RICHMOND, Va. (WRIC) — Princess Blanding, an activist whose brother Marcus-David Peters was fatally shot by a Richmond police officer in 2018, has qualified as a third-party candidate in the race for Virginia governor.

Blanding, who is running under the newly-formed Liberation Party, has been active politically since the death of Peters, a high school teacher who was shot as he charged at an officer during an apparent mental health crisis alongside Interstate-95. She founded Justice and Reformation and has called for more police accountability and reform.

“When we launched our campaign and party platform, we vowed to expand our fight from the streets to the seats of these key elected positions, and to claim the full-course meal for all Virginians: the working class, our Black and Brown community members, and our most marginalized communities,” Blanding’s campaign wrote in a release on June 9.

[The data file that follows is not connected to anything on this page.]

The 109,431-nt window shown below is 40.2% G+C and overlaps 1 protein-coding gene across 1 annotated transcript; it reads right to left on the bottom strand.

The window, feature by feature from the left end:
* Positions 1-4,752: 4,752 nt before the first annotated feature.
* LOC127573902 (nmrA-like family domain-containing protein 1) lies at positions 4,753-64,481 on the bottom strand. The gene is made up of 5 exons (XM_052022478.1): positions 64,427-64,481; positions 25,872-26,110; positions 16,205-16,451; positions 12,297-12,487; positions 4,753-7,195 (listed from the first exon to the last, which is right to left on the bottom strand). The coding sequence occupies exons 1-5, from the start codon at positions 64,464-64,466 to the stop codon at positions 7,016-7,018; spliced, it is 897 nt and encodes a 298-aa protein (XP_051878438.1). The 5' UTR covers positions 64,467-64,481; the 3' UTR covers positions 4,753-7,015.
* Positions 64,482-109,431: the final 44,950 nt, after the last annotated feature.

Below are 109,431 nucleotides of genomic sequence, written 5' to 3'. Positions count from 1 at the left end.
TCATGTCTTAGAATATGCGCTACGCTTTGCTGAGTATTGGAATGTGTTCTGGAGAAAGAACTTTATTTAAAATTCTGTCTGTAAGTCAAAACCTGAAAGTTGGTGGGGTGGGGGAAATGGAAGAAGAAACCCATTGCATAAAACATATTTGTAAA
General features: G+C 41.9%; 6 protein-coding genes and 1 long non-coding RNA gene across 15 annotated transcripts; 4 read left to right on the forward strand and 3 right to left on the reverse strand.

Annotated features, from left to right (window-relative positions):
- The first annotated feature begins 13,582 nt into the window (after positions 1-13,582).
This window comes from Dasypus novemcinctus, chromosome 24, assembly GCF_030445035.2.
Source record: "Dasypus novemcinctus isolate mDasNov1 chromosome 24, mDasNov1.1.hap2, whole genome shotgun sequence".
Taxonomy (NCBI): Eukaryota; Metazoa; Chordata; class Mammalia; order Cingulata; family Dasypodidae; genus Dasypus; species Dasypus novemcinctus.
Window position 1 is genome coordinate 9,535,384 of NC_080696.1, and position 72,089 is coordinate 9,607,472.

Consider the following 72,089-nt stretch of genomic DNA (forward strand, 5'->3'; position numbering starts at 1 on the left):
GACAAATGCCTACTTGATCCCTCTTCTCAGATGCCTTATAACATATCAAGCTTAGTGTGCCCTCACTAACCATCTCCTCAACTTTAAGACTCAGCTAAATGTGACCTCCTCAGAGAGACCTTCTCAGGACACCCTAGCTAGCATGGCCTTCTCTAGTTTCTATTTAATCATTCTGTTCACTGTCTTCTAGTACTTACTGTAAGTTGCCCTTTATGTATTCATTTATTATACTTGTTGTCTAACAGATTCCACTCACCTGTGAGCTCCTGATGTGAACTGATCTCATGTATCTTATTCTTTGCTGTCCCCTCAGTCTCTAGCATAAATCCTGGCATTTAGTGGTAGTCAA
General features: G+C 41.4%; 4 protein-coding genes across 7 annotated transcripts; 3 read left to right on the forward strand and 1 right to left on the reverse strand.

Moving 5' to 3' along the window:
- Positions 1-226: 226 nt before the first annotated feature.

Among other police reforms, Blanding has proposed ending qualified immunity, which the legislature has opted against in the last two legislative sessions, and believes funding to local departments should be reallocated to allow localities reinvest in other programs.

Blanding urged Colette McEachin, Richmond’s commonwealth’s attorney, to reopen the case into her brother’s death. McEachin concluded in a report made public in early November that the officer’s decision to use lethal force was justified.

Blanding will be on the ballot for the Nov. 2 general election with the other candidates for governor: Democratic nominee Terry McAuliffe and the Republican nominee Glenn Youngkin.

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